2021 NT Minister’s Breakfast – Wrap Up Report

Water Growing our Economy
Friday 11 June 2021 – Darwin | Webinar

 

In a first for the Australian Water Association’s NT Branch we hosted the Territory’s Annual Minister’s Breakfast both face to face with over 70 people and broadcast live via webinar from the Grand Ballroom at the Double Tree by Hilton in Darwin.

Aunty Billawarra Lee, opened with a Welcome to Country Ceremony, and shared stories of the deep and enduring connection of the Larrakia “Saltwater” people, to the land and water. The welcome was moving, inspirational and provided an opportunity to pay respect to the traditional owners, past, present and emerging.

Minister Lawler provided an overview of the Territory’s focus on economic development, with water as a key enabler, to achieve a $40 billion economy by 2030. Minister Lawler stressed that the Government is focused on developing the Territory’s economy, but that “it will not be at the expense of safe drinking water our important environmental and cultural values, or the liveability of our communities”. The Minister outlined water resource reforms including the creation of Strategic Aboriginal Water Reserves, “use it or lose it” and staged and longer-term licences.

However, Minister Lawler was clear that “policies, infrastructure and strategies as they relate to water security and water reliability must also change and mature in order to predict and respond to changes in water availability, the effects of a changing climate, and competing needs for our water.  We must therefore consider new technologies and regulatory settings to improve water security and availability, and efficient water use across all water users”.

The Minister announced the development of the first Territory Strategic Water Plan and that one of the first tasks of the Office of Water Security is a water audit of future water requirements against economic objectives and industry priorities to define water assessment priorities, infrastructure spending, policy and regulatory requirements. An update was provided on the augmentation of the Darwin water supply and initiatives on water supply security for remote Aboriginal communities. 

The Breakfast then heard from the panel of four leading CEOs

  • Joanne Townsend, CEO, Department of Environment, Parks and Water Security
  • Paul Burke, CEO, NT Farmers
  • Kate Peake, CEO, ‎Regional Development Australia Northern Territory
  • Kirsty Howey, Co-Director, Environment Centre for NT


The panel discussions and Q&A from the audience focused on the tension between economic development and protecting the environment. The panel explored the importance of community trust in managing water resources and the need for evidence-based decision making.

Paul Burke provide context for the NT Plant Industry’s objective to expand to $600 million by 2028, noting that some agri-businesses such as Mangos are very mature but other business are modest, but with strong growth potential. The expansion of the cotton industry in the Territory and the large horticulture development on Singleton station generated the most discussion. NT Farmers believes that all development should be truly sustainable and that the debate should not be focused on what is grown (such as cotton) but rather that there are evidence-based water plans in place with transparent licencing and compliance. Kirsty Howey disagreed with the push for cotton farming, referring to the impact of cotton farming in the Murray Darlin Basin, and the impact in catchments of land clearing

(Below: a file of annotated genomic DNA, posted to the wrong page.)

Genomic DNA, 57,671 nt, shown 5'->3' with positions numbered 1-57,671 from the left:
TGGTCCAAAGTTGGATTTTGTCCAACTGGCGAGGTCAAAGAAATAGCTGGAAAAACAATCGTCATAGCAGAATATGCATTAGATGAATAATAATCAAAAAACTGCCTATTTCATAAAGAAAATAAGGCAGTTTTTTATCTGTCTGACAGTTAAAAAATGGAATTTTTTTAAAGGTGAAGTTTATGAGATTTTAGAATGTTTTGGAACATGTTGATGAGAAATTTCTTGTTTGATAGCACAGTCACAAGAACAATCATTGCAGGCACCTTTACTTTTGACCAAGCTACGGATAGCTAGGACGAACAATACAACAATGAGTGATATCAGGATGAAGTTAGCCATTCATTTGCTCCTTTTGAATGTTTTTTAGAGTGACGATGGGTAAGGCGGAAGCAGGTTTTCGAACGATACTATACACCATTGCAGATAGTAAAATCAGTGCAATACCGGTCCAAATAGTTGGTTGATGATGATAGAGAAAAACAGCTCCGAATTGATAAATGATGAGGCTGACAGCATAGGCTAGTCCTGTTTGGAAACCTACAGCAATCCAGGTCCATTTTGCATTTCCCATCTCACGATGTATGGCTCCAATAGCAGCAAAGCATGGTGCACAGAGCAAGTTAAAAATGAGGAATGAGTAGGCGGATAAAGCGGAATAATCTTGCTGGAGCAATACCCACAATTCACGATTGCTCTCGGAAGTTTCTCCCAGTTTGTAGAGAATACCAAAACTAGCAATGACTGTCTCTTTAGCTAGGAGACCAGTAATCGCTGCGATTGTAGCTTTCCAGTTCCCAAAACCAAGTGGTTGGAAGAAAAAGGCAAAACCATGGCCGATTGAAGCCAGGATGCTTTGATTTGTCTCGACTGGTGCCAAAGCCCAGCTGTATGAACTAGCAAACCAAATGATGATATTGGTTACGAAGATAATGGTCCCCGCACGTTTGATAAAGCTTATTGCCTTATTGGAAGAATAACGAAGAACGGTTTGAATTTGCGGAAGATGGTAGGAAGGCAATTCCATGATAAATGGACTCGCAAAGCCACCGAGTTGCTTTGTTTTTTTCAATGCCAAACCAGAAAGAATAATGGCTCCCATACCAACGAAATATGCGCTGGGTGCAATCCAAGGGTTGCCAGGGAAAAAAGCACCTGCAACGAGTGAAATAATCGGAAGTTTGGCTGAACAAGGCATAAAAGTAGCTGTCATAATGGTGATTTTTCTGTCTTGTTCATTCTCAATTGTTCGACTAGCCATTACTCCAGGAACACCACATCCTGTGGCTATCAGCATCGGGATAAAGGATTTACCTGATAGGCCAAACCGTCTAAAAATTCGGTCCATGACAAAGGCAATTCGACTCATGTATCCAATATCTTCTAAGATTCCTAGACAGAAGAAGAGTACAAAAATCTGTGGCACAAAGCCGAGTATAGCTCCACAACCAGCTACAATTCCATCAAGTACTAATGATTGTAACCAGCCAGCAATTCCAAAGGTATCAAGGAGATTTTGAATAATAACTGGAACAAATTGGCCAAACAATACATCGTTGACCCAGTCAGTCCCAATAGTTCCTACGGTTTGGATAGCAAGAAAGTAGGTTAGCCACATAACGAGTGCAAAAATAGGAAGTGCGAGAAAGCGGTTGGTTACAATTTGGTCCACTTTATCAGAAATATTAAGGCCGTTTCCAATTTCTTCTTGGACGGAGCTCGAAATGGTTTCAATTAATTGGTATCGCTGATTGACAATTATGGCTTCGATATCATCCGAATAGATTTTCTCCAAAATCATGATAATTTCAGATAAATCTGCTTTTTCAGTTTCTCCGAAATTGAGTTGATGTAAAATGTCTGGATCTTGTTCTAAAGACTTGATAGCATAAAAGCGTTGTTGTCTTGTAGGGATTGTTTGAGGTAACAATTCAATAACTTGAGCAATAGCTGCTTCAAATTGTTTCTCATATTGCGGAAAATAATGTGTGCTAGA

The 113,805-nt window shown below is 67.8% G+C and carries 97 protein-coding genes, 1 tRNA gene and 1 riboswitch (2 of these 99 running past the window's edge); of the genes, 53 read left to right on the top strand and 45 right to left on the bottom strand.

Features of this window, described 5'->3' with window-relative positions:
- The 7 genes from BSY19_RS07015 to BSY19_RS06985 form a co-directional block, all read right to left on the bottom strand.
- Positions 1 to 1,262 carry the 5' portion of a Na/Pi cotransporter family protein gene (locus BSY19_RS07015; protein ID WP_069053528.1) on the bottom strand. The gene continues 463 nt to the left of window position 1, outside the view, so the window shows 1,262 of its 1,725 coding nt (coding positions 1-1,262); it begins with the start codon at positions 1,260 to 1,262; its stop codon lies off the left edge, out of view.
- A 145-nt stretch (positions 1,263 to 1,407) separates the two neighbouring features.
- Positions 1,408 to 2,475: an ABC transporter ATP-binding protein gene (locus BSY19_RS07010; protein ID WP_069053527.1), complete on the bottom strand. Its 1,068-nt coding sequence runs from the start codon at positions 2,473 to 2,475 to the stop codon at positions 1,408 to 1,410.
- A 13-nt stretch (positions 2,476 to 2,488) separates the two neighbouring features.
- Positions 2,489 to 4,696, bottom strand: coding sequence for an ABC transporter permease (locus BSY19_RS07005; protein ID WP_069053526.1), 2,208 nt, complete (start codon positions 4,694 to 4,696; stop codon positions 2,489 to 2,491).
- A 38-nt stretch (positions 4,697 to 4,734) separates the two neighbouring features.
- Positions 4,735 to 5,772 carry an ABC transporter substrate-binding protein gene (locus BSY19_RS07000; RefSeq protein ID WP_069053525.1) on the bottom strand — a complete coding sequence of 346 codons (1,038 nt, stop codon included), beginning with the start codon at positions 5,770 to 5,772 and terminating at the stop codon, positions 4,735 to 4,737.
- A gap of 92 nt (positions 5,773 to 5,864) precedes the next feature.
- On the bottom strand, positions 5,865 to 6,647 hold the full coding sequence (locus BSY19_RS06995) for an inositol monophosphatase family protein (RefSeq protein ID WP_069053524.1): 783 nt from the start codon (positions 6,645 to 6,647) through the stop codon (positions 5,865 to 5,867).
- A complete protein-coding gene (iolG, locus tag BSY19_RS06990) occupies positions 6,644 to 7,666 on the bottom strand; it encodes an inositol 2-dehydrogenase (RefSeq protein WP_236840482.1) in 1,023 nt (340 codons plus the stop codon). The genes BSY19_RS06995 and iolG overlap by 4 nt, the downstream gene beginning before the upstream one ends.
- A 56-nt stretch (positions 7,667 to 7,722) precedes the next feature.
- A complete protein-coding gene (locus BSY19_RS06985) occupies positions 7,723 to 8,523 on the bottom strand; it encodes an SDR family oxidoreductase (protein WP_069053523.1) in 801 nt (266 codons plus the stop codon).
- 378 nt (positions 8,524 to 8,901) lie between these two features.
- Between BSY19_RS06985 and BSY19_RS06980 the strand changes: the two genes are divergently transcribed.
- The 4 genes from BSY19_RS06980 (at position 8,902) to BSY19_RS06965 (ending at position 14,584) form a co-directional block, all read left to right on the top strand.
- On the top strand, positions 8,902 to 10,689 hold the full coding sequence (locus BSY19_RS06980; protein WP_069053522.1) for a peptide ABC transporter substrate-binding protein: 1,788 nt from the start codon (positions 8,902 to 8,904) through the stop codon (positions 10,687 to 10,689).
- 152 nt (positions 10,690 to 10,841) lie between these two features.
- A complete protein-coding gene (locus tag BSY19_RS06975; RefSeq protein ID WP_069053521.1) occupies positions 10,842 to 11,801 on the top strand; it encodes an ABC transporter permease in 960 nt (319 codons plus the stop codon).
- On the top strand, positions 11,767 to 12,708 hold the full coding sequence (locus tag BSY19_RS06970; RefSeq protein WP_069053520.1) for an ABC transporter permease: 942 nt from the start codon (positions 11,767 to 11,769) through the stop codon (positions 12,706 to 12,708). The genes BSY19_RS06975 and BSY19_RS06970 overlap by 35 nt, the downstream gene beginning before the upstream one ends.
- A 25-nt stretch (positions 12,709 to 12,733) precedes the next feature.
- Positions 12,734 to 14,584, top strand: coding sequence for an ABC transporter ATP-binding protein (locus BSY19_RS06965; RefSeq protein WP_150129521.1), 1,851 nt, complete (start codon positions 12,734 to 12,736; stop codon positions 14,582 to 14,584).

Jo Townsend highlight work underway on new policy development including extraction of water during the top end wet season with a stakeholder steering committee assisting. In the Territory here are around 580 water extraction licences providing 600,000 ML/yr with more than half 345,000 ML/yr supports agriculture and another 130,000 ML/yr supports aquaculture and nearly 100,000 ML/yr for public water supply.

There was much debate on the need for more science and increased engagement to maintain community trust in water management. The panel members discussed options to fund additional science, including the impact of climate change, such as a charge on water extracted for consumption – or water use. If a user pays approach is taken who pays for the water for the environment and cultural use. Kate Peake and Paul Burke supported charges to fund science and management of water licencing but stressed that comparisons could not be made with water trading in the Murray Darling Basin – an over allocated system with a mature and complex water trading scheme. 

Kirsty Howey, highlighted the approach elsewhere in charging users for the science and assessment – this is an objective of the National Water Initiative which has not yet been introduced in the Territory. Kirsty expressed concern that the Territory does not have the regulatory machinery in place for the regulation of water sought for developments.

Jo Townsend highlighted that Water Resources produced over 2,000 technical reports since the 1950s, on average 28 technical reports a year, with 40 reports have been produced since January 2020. These covered water availability, groundwater and surface water resource assessment, flood modelling, aquatic ecology and water allocation

One item that came from the morning was the need to build trust through further engagement with Territorians from all levels in achieving a realistic water management charges which can both grow our economy, sustain our environment and realise the worth of this precious resource

Thanks to AWA NT working group, Darryl Day, Jocelyn Ellero and Jason Tong and AWA team Elyse Gradwell and Kyllie Whitehead for organising and coordinating the event

This wrap up report was written by the AWA NT organising committee.


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